Tories broadband policy to cost them votes?

Darren Allan

March 18, 2010

The conservatives could lose support at the next election over the party’s next-gen broadband policy.

That’s the opinion of a research firm called Point Topic, which has analysed some of Tories key rural constituencies, so states a BBC report.

The Conservatives have decided to adopt a “wait and see” policy with rural broadband, and have opposed Labour’s broadband funding landline tax.

However, this funding is most needed by remote areas, many of which are key Conservative seats. They will then be left waiting for faster broadband under the Tories, and might not be too chuffed at the prospect.

It’s the Tories hope that the party can persuade private companies to finance the roll-out of super-fast broadband to rural locations.

Otherwise, it’s making provisions to dip into the TV license fund, if these efforts aren’t successful; hence the “wait and see” label.

Could this become a real issue in the upcoming general election, where the Conservative’s lead appears to be shrinking anyway?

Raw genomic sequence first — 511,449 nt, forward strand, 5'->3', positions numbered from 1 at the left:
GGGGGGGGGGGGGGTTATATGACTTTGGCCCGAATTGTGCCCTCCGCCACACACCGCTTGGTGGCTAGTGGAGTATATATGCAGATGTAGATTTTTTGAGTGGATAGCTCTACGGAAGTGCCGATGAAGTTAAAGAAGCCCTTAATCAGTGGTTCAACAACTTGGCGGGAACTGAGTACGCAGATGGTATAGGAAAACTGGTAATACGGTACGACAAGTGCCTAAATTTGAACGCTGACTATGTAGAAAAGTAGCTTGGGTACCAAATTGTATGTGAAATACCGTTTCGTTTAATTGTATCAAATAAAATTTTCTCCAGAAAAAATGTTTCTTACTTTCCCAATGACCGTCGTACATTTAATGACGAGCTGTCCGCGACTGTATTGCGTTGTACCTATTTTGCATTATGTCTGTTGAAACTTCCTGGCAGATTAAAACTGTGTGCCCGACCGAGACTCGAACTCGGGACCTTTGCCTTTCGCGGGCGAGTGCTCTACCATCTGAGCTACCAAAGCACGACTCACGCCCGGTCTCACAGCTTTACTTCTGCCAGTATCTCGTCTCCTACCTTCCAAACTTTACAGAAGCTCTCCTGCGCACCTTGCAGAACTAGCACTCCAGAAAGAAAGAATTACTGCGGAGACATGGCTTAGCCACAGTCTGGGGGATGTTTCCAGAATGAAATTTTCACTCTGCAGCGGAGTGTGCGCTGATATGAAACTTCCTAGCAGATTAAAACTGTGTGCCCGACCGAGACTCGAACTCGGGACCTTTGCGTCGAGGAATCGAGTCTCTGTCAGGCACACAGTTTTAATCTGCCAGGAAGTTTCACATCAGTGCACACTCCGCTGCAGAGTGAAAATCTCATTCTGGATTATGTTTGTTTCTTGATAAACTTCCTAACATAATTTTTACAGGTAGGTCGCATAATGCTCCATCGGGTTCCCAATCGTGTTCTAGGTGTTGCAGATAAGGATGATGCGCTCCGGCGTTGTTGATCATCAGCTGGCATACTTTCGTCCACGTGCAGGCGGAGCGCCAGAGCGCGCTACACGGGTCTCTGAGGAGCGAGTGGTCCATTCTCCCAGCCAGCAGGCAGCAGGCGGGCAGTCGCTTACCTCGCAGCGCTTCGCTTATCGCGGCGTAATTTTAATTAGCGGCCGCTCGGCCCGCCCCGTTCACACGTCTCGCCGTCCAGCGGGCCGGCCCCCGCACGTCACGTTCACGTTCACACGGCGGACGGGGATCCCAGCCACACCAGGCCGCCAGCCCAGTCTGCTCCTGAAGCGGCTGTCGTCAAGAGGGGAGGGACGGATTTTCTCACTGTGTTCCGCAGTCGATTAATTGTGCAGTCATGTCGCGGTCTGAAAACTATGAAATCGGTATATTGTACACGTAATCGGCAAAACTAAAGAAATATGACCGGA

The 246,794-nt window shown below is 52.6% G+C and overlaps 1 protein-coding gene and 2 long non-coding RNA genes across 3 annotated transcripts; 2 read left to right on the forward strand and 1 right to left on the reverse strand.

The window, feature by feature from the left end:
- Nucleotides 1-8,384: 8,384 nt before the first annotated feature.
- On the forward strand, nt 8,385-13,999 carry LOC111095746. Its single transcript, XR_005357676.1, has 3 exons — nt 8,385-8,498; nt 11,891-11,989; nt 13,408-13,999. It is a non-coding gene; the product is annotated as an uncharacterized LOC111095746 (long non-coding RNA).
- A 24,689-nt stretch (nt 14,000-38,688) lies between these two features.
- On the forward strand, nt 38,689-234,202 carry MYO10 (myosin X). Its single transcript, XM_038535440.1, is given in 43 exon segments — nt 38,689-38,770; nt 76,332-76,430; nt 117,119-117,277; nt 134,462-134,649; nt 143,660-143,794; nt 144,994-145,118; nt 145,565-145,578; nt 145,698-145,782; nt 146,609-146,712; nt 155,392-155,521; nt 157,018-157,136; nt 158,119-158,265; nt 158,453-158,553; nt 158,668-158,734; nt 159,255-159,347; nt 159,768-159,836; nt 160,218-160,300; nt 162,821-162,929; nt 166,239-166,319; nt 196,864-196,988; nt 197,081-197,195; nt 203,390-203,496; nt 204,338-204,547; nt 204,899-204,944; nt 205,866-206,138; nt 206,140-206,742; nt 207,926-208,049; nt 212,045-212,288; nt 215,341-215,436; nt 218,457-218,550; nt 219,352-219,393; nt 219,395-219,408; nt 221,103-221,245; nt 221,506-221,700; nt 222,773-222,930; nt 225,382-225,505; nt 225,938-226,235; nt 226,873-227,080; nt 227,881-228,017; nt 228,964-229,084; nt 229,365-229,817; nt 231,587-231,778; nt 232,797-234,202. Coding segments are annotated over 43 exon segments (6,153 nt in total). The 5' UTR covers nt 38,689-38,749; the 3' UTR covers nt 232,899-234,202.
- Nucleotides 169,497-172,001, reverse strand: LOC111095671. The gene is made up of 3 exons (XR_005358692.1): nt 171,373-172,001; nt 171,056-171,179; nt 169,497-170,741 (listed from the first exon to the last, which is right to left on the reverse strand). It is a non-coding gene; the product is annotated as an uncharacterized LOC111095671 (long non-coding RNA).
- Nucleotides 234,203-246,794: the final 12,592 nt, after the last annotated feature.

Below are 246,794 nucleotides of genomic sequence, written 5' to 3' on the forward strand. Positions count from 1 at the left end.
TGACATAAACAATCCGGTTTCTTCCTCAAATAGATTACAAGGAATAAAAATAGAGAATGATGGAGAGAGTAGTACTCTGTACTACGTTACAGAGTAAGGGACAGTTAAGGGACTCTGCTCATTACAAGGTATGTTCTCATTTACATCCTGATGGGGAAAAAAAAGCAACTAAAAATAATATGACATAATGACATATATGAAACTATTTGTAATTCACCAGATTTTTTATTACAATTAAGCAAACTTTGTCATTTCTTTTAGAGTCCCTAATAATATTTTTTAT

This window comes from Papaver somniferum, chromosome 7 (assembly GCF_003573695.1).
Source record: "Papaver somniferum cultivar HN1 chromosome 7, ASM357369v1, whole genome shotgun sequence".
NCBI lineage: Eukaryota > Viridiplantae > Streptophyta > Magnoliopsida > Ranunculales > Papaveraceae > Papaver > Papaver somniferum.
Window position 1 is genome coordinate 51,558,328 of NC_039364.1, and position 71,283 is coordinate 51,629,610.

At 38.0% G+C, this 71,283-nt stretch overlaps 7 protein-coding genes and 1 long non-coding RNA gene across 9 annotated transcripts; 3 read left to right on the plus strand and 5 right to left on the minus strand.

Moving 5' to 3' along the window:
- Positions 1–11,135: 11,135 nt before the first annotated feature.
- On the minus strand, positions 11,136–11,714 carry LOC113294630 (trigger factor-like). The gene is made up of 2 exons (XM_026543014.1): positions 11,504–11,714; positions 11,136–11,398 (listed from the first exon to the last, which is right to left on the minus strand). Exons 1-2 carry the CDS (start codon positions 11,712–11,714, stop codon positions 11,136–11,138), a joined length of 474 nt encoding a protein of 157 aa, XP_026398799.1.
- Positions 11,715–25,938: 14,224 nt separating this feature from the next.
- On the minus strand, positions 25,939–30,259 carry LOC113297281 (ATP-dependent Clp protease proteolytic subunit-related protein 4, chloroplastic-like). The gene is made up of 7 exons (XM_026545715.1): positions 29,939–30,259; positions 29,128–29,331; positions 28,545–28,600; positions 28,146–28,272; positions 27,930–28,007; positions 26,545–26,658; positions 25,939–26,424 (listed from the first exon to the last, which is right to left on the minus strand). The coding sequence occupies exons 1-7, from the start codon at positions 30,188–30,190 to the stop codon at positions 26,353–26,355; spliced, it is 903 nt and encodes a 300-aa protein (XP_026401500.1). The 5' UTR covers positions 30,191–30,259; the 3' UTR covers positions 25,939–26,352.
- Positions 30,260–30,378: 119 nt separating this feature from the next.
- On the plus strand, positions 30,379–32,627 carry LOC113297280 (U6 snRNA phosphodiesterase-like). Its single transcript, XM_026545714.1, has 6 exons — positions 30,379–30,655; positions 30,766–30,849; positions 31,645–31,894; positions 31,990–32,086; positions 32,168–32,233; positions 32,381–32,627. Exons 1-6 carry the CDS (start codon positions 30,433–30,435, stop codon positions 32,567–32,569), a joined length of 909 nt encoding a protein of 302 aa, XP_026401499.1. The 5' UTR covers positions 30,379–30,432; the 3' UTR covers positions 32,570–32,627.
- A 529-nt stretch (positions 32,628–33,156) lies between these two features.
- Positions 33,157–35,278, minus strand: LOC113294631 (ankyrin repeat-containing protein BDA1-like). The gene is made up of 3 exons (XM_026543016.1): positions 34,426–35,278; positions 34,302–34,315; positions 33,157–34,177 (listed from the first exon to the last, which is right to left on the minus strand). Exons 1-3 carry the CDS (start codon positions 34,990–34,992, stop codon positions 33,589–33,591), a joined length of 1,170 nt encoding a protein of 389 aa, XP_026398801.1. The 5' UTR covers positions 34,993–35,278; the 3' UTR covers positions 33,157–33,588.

It’s certainly a possibility, although another survey we reported on at the start of this month, from ISPreview.co.uk, indicated that 74% of people don’t support Labour’s next generation fund tax.

And the most supported alternative was the Conservative’s plan to use the TV license budget instead.

Obviously that isn’t taking into account the focus on key Tory rural areas, though.






 

Comments in chronological order (1 comment)

  1. Matt says:

    Personally, the whole broadband topic has come under much scrutiny over the past 2-3 years in particular in my area of Sheffield. We live in an incredible technologically advanced country yet severely fall behind our European neighbours with regards to high speed Broadband access. I currently live a short distance from Sheffield City Centre and only have access to 1MB broadband. Following many enquiries to a number of providers, this can’t be improved. My partner lives in an incredibly rural area of Jutland in Denmark yet has a steady 10MB broadband connection. Bearing in mind that we are one of the most technologically advanced countries in the world, it seems all political parties are far to inept to implement any improvements yet will happily add it in their manifestos to attract the vote.

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